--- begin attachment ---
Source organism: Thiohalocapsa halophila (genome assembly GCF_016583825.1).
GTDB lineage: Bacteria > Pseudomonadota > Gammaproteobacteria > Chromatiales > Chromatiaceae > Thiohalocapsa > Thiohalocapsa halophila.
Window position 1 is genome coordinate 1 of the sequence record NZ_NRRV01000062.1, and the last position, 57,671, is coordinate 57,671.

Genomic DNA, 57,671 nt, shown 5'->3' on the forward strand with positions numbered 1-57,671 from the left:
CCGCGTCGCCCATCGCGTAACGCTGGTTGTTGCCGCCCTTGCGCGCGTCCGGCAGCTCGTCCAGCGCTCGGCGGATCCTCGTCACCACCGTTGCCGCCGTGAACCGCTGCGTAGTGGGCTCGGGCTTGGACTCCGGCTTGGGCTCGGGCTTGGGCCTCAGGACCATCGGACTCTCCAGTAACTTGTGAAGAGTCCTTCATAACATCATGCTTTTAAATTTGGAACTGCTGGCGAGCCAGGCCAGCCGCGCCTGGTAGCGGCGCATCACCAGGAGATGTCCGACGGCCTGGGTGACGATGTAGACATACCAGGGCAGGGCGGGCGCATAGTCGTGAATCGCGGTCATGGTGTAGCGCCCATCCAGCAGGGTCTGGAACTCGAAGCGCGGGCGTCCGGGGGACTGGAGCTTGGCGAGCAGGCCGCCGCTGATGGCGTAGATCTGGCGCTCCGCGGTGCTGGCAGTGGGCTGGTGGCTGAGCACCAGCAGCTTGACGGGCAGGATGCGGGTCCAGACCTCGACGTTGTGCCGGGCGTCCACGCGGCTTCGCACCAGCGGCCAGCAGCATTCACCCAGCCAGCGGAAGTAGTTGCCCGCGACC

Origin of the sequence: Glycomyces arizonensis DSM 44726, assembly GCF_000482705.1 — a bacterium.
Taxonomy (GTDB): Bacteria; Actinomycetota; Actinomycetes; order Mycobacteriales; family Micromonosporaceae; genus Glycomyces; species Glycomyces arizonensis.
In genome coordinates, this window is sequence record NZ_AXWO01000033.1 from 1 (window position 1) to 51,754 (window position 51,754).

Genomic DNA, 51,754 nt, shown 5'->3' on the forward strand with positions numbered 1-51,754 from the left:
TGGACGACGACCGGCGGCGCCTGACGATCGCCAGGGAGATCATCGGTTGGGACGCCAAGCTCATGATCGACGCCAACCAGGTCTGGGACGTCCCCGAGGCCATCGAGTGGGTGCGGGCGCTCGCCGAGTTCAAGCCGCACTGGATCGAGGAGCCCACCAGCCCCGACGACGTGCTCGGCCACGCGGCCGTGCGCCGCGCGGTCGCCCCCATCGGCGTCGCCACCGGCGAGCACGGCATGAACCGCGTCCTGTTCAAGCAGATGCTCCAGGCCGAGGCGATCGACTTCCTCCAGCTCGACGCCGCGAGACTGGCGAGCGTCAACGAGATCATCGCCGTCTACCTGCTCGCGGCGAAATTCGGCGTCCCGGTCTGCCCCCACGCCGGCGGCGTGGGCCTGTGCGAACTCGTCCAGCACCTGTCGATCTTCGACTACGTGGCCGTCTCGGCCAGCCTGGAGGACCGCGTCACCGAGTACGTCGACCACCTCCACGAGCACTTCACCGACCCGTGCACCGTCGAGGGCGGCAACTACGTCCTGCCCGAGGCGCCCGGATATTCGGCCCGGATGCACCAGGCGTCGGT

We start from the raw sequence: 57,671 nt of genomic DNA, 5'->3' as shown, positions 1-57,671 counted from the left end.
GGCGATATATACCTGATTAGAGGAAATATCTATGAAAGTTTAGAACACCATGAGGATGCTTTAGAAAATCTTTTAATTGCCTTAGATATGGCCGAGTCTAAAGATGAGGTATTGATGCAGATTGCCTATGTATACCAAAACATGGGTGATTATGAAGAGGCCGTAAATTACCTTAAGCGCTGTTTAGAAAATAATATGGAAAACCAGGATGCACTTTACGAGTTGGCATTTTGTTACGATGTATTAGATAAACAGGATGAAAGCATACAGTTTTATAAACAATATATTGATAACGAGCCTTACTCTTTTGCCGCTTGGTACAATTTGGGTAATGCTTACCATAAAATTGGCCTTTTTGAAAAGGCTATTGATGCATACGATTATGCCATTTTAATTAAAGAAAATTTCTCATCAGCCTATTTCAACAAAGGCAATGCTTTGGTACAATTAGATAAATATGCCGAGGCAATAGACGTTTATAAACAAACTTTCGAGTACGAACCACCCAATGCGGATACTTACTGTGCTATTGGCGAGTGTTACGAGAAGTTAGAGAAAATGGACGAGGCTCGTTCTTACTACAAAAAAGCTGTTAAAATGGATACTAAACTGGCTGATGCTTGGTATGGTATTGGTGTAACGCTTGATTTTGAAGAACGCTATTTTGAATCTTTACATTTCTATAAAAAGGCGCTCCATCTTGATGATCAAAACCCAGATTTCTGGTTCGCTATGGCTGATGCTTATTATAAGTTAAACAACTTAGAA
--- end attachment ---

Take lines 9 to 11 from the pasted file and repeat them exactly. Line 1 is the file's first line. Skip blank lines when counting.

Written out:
Genomic DNA, 51,754 nt, shown 5'->3' on the forward strand with positions numbered 1-51,754 from the left:
TGGACGACGACCGGCGGCGCCTGACGATCGCCAGGGAGATCATCGGTTGGGACGCCAAGCTCATGATCGACGCCAACCAGGTCTGGGACGTCCCCGAGGCCATCGAGTGGGTGCGGGCGCTCGCCGAGTTCAAGCCGCACTGGATCGAGGAGCCCACCAGCCCCGACGACGTGCTCGGCCACGCGGCCGTGCGCCGCGCGGTCGCCCCCATCGGCGTCGCCACCGGCGAGCACGGCATGAACCGCGTCCTGTTCAAGCAGATGCTCCAGGCCGAGGCGATCGACTTCCTCCAGCTCGACGCCGCGAGACTGGCGAGCGTCAACGAGATCATCGCCGTCTACCTGCTCGCGGCGAAATTCGGCGTCCCGGTCTGCCCCCACGCCGGCGGCGTGGGCCTGTGCGAACTCGTCCAGCACCTGTCGATCTTCGACTACGTGGCCGTCTCGGCCAGCCTGGAGGACCGCGTCACCGAGTACGTCGACCACCTCCACGAGCACTTCACCGACCCGTGCACCGTCGAGGGCGGCAACTACGTCCTGCCCGAGGCGCCCGGATATTCGGCCCGGATGCACCAGGCGTCGGT

We start from the raw sequence: 57,671 nt of genomic DNA, 5'->3' as shown, positions 1-57,671 counted from the left end.